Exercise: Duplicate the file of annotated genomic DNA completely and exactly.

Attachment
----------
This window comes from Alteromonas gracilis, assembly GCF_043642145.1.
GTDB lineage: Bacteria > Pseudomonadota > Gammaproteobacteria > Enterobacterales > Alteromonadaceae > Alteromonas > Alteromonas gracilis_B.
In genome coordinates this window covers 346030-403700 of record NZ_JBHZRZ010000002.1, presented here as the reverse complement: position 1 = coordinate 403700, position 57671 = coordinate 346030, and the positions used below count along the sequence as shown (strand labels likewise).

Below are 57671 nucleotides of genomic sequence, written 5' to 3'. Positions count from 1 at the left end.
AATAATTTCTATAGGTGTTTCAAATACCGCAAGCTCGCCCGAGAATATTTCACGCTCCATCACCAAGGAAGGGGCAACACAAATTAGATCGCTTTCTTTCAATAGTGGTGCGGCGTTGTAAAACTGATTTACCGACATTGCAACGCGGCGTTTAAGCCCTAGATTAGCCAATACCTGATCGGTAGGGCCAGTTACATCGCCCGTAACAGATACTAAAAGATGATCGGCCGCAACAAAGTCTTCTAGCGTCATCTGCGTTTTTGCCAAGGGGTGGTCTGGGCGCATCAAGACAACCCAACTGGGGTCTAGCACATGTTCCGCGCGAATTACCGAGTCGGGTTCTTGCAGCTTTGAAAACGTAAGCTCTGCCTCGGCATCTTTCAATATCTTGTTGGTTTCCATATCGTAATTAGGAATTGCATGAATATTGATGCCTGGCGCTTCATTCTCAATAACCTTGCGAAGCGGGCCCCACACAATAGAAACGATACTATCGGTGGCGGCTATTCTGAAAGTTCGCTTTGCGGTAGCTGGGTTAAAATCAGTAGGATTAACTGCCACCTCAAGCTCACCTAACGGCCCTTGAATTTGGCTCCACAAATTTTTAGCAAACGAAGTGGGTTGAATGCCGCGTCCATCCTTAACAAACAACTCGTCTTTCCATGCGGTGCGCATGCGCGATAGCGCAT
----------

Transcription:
This window comes from Alteromonas gracilis, assembly GCF_043642145.1.
GTDB lineage: Bacteria > Pseudomonadota > Gammaproteobacteria > Enterobacterales > Alteromonadaceae > Alteromonas > Alteromonas gracilis_B.
In genome coordinates this window covers 346030-403700 of record NZ_JBHZRZ010000002.1, presented here as the reverse complement: position 1 = coordinate 403700, position 57671 = coordinate 346030, and the positions used below count along the sequence as shown (strand labels likewise).

Below are 57671 nucleotides of genomic sequence, written 5' to 3'. Positions count from 1 at the left end.
AATAATTTCTATAGGTGTTTCAAATACCGCAAGCTCGCCCGAGAATATTTCACGCTCCATCACCAAGGAAGGGGCAACACAAATTAGATCGCTTTCTTTCAATAGTGGTGCGGCGTTGTAAAACTGATTTACCGACATTGCAACGCGGCGTTTAAGCCCTAGATTAGCCAATACCTGATCGGTAGGGCCAGTTACATCGCCCGTAACAGATACTAAAAGATGATCGGCCGCAACAAAGTCTTCTAGCGTCATCTGCGTTTTTGCCAAGGGGTGGTCTGGGCGCATCAAGACAACCCAACTGGGGTCTAGCACATGTTCCGCGCGAATTACCGAGTCGGGTTCTTGCAGCTTTGAAAACGTAAGCTCTGCCTCGGCATCTTTCAATATCTTGTTGGTTTCCATATCGTAATTAGGAATTGCATGAATATTGATGCCTGGCGCTTCATTCTCAATAACCTTGCGAAGCGGGCCCCACACAATAGAAACGATACTATCGGTGGCGGCTATTCTGAAAGTTCGCTTTGCGGTAGCTGGGTTAAAATCAGTAGGATTAACTGCCACCTCAAGCTCACCTAACGGCCCTTGAATTTGGCTCCACAAATTTTTAGCAAACGAAGTGGGTTGAATGCCGCGTCCATCCTTAACAAACAACTCGTCTTTCCATGCGGTGCGCATGCGCGATAGCGCAT